The population growth rate in North Maluku is 1.98% per year. Central Halmahera Regency is the region with the highest population growth rate of 2.92% per year, while the area with the lowest population growth rate is Tidore of 1.15% per year. With an area of 31,982.5 km2 and a population of 1,278,764 in 2020, the population density in North Maluku is 40 per km2. The area with the highest density is Ternate with a density of 2,138 per km2, while the region with the lowest density is East Halmahera Regency with a density of only 14.8 per km2.
North Maluku has a very diverse population. In total there are around 28 ethnic groups and languages in North Maluku. They are divided into two families of languages based on the language used, namely Austronesian and Papuan. Austronesian groups live in the central and eastern parts of Halmahera. They include the Buli, Maba, Patani, Sawai and Weda peoples.
North and West Halmahera are dominated by Papuan-speaking ethnic groups, i.e. Galela, Tobelo, Loloda, Tobaru, Modole, Togutil, Pagu, Waioli, Ibu, Sahu, Ternate and Tidore. In the Sula Islands, there are several ethnic groups such as the Kadai, Mange and Siboyo peoples. Most people in this area have a command of Ternate Malay.
Religion in North Maluku (2010 census) religion percenty756 Islam 74.28% Protestantism 24.90% Roman Catholicism 0.52% Not Asked 0.23% Confucianism 0.02% Hinduism 0.02% Others 0.01% Buddhism 0.01% Not Stated 0.01%
Most of the population in North Maluku is Muslim, with Christians (mostly Protestants) a significant minority. Hinduism, Buddhism, and various other religions are practiced by a small part of the population. According to data in 2017, the composition of religion in this province is Islam 75.34%, Protestant 23.96%, Catholic 0.68%, Hinduism 0.01%, Buddhism 0.01%.
Maritime tourism in North Maluku is based on the area’s islands and beaches with marine parks and various types of ornamental fish. There are also tourist forests as well as national parks with endemic species ranked 10th in the world.
The nature reserve area consists of several types, both on land and in marine waters such as the Sibela Mountain Reserve on Bacan Island, Nature Reserve on Obi Island, Taliabu Nature Reserve on Taliabu Island and Nature Reserve on Seho Island. Cultural Heritage Areas that have archaeological historical values scattered in the North Maluku Province include cultural reserves in Ternate City, Tidore City, West Halmahera.
This area, Maluku Utara, which is located in the eastern part of Indonesia, has a charming charm in its tourism sector. In addition, North Maluku also has its own uniqueness in the form of special foods that are the target of tourists.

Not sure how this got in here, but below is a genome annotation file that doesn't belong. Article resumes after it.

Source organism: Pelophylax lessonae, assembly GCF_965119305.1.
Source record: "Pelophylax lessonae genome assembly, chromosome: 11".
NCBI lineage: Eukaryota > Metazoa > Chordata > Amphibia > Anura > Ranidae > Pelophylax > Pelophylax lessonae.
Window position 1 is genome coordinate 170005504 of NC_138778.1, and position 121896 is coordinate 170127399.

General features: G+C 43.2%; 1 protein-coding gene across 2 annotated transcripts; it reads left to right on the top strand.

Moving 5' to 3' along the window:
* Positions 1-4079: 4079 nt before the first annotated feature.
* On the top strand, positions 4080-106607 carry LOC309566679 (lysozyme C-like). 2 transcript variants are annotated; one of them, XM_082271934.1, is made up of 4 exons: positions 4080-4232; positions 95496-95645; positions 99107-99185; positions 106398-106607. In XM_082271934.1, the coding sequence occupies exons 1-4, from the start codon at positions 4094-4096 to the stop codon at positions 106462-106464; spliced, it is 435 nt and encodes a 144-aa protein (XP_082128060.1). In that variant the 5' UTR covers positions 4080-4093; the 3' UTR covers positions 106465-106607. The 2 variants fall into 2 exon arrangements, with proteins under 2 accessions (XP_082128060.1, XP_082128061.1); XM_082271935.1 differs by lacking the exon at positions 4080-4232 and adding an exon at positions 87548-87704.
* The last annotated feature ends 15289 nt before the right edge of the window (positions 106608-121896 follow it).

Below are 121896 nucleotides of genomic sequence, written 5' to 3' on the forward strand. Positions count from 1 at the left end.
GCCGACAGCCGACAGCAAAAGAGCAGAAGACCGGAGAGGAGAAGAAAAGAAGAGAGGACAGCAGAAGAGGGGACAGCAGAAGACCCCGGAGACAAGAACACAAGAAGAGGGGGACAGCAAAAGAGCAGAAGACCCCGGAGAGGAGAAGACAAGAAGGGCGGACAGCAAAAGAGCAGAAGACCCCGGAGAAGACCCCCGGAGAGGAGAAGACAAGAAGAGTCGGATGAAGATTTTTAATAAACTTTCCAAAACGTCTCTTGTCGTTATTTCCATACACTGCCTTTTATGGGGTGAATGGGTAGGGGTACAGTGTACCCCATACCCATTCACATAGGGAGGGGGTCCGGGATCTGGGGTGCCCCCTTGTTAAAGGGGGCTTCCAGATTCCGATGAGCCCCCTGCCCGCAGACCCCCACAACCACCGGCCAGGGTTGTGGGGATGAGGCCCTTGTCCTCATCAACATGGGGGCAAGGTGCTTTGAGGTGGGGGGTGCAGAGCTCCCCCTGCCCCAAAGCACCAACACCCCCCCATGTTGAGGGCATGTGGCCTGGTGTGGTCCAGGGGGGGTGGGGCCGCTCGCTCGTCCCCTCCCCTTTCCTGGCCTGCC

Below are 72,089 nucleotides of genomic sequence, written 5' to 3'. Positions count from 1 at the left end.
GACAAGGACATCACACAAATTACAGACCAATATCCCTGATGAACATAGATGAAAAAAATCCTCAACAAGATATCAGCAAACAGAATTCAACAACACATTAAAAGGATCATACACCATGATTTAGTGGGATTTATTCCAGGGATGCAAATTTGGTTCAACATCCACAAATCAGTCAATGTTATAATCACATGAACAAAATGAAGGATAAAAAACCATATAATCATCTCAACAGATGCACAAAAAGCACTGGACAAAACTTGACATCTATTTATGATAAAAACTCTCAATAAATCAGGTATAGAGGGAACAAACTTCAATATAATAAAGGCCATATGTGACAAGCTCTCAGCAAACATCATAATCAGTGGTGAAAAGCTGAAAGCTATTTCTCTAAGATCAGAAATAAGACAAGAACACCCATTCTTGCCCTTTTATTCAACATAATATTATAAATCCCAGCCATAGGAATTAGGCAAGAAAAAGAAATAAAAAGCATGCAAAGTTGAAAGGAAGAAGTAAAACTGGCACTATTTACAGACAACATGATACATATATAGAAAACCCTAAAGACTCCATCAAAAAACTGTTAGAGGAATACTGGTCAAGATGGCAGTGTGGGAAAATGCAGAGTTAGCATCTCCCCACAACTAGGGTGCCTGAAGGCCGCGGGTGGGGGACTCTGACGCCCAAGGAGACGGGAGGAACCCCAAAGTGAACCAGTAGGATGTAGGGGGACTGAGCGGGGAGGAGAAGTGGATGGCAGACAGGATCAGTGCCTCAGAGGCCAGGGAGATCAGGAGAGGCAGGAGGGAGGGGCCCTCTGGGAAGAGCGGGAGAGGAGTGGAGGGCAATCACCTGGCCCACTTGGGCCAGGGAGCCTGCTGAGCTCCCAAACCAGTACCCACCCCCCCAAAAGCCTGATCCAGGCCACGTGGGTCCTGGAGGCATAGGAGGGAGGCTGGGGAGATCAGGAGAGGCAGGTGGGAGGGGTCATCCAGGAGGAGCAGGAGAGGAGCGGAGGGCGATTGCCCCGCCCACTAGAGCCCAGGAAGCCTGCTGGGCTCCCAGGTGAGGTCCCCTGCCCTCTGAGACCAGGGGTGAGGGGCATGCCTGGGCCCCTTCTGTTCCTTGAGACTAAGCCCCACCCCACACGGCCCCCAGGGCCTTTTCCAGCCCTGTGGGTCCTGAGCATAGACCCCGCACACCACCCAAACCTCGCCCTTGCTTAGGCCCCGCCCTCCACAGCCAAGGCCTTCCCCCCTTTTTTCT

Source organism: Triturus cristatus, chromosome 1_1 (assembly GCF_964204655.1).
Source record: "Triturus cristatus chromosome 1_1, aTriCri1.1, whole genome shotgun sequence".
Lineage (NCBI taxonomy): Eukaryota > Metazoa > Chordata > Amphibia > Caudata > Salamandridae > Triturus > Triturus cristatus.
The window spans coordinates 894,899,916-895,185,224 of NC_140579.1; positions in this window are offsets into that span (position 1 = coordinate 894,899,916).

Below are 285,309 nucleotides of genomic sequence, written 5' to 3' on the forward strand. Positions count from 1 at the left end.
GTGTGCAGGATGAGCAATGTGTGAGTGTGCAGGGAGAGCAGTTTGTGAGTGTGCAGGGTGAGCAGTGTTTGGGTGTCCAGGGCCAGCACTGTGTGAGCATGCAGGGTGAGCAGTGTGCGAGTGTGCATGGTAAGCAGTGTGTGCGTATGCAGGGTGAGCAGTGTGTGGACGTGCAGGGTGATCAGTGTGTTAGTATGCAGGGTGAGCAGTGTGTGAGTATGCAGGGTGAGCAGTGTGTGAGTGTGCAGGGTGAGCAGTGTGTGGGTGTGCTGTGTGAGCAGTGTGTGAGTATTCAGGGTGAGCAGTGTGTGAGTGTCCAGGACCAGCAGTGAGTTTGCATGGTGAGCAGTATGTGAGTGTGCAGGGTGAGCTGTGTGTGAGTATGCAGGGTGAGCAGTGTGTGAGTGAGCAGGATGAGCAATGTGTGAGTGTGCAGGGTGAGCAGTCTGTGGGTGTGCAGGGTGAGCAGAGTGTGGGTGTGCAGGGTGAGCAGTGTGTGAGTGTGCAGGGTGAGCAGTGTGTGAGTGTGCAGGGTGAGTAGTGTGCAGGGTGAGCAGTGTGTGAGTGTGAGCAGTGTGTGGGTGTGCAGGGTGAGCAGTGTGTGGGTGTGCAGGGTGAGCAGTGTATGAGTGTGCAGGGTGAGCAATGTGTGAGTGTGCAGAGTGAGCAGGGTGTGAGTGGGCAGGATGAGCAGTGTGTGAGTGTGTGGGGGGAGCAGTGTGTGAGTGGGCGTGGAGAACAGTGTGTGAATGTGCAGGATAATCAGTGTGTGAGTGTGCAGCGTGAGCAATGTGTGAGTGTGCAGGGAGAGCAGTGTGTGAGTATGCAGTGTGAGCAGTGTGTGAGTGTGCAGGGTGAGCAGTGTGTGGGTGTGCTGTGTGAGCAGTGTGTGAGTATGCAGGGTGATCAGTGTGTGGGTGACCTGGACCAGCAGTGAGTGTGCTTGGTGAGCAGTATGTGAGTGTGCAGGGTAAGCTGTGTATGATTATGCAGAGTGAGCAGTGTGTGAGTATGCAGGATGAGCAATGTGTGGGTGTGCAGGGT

Smoked fish is the first culinary on the list that you must try when visiting North Maluku. Furthermore, the food that must be tasted when in the Banda Islands area is Ikan Kuah Pala Banda. Papeda is also the target of tourists while in North Maluku.
Gatang Kenari is one of the delicious culinary delights that characterize North Maluku with the basic ingredients of land crab which is very delicious when processed. This crab has a more savory and soft taste when compared to other types of crab.
Kasbi Komplet is a North Maluku specialty that you must taste when you visit this area. Kasbi is another name for cassava. Generally, local people make kasbi as a staple food. Because cassava contains a fairly high content of carbohydrates.
Culinary that also should not be missed is Waku Komo Komo, cannot be found in other areas. made from flour and sago palm. The spices used to cook the food consist of garlic, shallots, lemongrass, ginger, salt, pepper, and thick coconut milk.
There is also a main dish originating from North Maluku, namely Nasi Lapola, with grated young coconut in it. Almost every culinary in North Maluku is served with Sambal colo colo, which is made from cayenne pepper, shallots, tomatoes, sugar, and salt, mixed together and topped with fresh basil leaves to add to the aroma.
Lapis Palaro is one of the typical dishes of North Maluku made from the main ingredient of beef. There is also Kohu kohu made from vegetables; bean sprouts, long beans, and basil leaves, raw and seasoned. Then add grated coconut, raw shallots, shredded smoked skipjack tuna, and complements such as lemon juice.
The next typical food that must be tasted when visiting is Halua Kenari. made from a mixture of walnuts and brown sugar additives. Suitable to eat for people who are on a diet.